Domenica Merante wanted to serve alcohol from the beginning.
“But we couldn’t,” she said. “We waited for a liquor license for a long time.”
Arrivederci, long wait.
Merante Brothers Market, an Italian store/restaurant at the end of West McMurray Road, finally secured that license and answered the call for alcohol Friday evening. The opening of its new bar/six-pack shop, Bar Antonio, came more than 19 months after the husband-and-wife co-owners, Domenica and Anthony Merante, launched their business.
“This is the first time Merante’s has been involved with alcohol,” she said, referring not only to the couple’s establishment, but to a century-old family food heritage in the Pittsburgh region.
Merante’s market, in the northeast quadrant of North Strabane Township, has undergone a mini-renovation to accommodate the new features.
The coffee shop, with drive-up window, has given way to a sparkling bar and bar area, replete with stools and a comfy-looking couch. Patrons can select from eight beers on tap, a wine list, or one of the signature or seasonal cocktails available. They also may order dinner from a Mediterranean tapas menu or from a wine dessert menu.
Beer aficionados will gravitate toward the large display case to the right of the bar. They can choose from among more than 80 varieties of six-packs, including imports, and have the options of purchasing just one beer from the case and quaffing on site, or carrying out.
In favorable weather, patrons also may lounge around the expansive, ornate patio outside the bar area.
“This is a place where you can stop for groceries, have lunch or dinner or get a six-pack,” said Ashley Watkins, the bar manager from Finleyville.
“We want to be a place that everyone wants to come to,” said Chay Schultz of Mt. Lebanon, general manager of the facility.
Merante Brothers operates daily, except certain holidays. Watkins, of Finleyville, said the bar opens at 11 a.m. with the closing time to be determined. “We have to figure that out,” she said. “We also haven’t figured out our specials, but there will be specials.”
Menu items there are available 5 to 10 p.m. Monday through Saturday. Happy hour is 5 to 7 p.m. Monday through Friday.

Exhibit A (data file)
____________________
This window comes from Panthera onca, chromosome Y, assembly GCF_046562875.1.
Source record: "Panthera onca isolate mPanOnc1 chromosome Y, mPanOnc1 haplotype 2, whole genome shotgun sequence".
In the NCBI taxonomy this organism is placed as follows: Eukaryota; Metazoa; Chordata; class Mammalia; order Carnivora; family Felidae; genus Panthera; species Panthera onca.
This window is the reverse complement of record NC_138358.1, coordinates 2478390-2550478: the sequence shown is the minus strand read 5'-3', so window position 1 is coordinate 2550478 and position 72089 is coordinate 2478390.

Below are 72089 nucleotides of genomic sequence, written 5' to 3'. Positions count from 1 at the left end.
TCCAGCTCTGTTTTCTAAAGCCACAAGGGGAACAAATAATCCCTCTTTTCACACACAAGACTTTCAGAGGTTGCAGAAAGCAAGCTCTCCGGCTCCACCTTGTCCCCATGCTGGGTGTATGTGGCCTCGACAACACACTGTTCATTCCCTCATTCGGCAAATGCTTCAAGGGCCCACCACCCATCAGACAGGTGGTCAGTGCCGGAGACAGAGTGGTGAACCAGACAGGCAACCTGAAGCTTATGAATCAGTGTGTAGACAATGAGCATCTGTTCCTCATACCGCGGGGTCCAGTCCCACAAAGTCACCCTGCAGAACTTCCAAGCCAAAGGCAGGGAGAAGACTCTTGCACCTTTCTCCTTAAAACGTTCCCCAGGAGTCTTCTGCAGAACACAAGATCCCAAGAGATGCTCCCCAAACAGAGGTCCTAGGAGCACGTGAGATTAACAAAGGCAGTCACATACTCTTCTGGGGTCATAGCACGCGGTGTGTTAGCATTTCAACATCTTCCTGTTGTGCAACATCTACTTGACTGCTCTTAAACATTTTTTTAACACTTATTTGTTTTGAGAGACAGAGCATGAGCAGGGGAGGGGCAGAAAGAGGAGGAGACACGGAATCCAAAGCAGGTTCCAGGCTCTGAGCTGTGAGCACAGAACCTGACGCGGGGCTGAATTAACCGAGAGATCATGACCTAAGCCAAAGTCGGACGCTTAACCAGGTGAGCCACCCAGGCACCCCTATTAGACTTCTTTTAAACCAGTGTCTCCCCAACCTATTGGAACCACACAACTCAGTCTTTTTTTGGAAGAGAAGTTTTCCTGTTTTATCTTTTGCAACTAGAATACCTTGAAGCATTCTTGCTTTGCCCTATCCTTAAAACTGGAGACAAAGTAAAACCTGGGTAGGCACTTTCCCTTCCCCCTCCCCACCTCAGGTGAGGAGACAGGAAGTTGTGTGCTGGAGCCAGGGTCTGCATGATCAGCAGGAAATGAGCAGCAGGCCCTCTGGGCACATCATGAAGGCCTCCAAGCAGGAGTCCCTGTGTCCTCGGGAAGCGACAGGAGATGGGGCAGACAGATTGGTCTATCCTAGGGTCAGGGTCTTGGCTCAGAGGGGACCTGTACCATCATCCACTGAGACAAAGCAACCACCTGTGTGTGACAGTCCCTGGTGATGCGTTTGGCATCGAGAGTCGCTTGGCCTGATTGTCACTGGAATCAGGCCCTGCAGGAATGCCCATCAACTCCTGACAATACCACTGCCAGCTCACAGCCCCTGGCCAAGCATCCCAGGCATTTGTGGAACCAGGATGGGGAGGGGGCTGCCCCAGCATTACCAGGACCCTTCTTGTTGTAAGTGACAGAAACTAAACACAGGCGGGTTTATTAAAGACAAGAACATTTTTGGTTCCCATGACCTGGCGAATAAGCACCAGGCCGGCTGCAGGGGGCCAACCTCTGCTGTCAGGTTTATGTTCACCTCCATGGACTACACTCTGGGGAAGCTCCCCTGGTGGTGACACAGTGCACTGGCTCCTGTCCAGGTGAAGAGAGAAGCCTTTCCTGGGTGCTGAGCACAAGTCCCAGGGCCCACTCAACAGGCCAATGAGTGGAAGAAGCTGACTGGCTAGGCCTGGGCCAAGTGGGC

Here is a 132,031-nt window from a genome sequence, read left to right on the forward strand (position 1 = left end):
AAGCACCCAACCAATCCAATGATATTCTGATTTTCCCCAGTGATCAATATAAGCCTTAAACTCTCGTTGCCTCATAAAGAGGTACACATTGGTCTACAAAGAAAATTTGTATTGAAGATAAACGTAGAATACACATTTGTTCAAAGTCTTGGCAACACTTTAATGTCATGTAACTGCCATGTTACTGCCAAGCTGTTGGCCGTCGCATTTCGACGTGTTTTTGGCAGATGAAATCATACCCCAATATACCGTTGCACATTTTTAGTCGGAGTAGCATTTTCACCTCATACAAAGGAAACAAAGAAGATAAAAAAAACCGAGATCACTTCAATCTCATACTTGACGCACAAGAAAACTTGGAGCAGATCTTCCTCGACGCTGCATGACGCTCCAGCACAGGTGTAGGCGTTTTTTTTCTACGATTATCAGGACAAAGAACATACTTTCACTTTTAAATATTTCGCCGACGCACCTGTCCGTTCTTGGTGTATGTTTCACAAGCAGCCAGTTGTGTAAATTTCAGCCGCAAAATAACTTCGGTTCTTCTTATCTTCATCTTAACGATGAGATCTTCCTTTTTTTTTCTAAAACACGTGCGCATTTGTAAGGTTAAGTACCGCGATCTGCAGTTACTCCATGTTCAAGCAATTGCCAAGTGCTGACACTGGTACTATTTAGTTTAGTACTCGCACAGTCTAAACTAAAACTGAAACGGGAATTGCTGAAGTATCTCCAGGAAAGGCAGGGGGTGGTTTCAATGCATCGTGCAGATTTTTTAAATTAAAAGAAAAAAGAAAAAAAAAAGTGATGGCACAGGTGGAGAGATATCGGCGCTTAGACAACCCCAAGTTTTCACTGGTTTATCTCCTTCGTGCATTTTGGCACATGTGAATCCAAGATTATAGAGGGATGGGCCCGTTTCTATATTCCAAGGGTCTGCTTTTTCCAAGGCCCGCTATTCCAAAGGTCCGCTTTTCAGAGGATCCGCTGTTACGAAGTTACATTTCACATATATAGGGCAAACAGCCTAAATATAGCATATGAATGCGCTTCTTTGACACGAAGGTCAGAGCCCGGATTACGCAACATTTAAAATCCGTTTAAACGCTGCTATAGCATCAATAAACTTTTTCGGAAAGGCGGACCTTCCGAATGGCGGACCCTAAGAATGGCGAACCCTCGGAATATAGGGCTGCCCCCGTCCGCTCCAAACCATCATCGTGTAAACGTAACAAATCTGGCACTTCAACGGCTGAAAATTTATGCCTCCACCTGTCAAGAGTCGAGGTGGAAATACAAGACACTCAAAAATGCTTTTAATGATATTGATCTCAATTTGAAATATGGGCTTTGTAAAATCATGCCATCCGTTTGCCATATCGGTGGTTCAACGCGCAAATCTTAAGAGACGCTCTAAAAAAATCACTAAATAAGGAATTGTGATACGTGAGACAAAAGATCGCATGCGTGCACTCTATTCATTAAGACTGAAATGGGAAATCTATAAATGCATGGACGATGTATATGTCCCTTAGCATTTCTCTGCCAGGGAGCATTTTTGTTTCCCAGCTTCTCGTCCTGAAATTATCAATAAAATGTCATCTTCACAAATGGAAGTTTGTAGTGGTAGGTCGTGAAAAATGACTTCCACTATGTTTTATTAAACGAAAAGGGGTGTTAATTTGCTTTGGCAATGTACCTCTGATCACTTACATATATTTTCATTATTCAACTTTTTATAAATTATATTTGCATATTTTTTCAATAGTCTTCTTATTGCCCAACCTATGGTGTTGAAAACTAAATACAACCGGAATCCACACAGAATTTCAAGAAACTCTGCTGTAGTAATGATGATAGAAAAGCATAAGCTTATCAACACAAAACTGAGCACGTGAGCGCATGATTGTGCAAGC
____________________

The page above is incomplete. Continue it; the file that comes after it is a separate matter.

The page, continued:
The neatly appointed building is a Starling Marte throw from Interstate 79, visible to northbound commuters adhering to the speed limit. Spectacular views abound outside the market, with All Saints Greek Orthodox Church across McMurray Road and Southpointe rising to the near west.
“We deliver (meals) to Southpointe,” said Domenica, a mother of three boys from adjacent Peters Township. “We have large lunch and dinner crowds from Southpointe.”
Patrons likely will increase now that John Barleycorn is in the house.
Little has changed elsewhere inside the facility. The grocery – with a large stock of deli items, pastas, sauces, oils and more – is the same. Coffee has relocated to Cucina di Domenica, the restaurant/kitchen section, as has the drive-up window for pickup of java, pre-ordered meals and groceries.
“The cucina also will be an extension of the bar. People can sit there if they don’t like the hubbub (of the bar),” said Domenica, whose business also caters.
She and her husband are maintaining a Merante tradition that dates to 1905. Anthony’s grandfather, Pasquale, arrived in Pittsburgh then and began selling items from a horse-drawn grocery. He did this for many years before returning to his native Italy to start a family and a local market.
His three sons then came to Pittsburgh and opened a grocery in Oakland in 1952. The brothers – Anthony’s father, Italo, and uncles Salvatore and Antonio – added a store in Uptown in 1960, near Mercy Hospital, and another in Oakland in 1979. The third is the only one still in business.
Anthony owns and operates two companies, Merante Contracting and AMC Trucking in Baldwin Borough, but he and Domenica decided to pursue the grocery/restaurant dynamic. They were Merantes, after all – son and daughter of Italian immigrants.
They found a property at the end of West McMurray with a house and three garages that had been abandoned, and started to cobble together a business of which they are proud today. It opened March 9, 22012.
“We built this from scratch,” Domenica said. “It’s a true small business, with no backing. It was just Anthony and me.”
She also is a food expert who graduated from a culinary school in Italy and has been a private chef. Domenica is the executive chef at her establishment, which has as much of a family flavor as it does Italian. Uncle Salvatore, 82, makes the old-world sausages sold there.
The market is open from 8 a.m. to 10 p.m. Monday through Saturday, and 8 a.m. to 4 p.m. Sunday. The restaurant is closed on Sunday, but open the other days from 11 a.m. to 3 p.m. for lunch and 5 to 10 p.m. for dinner.
For more information, including the menu, visit merantebrothersmarket.com.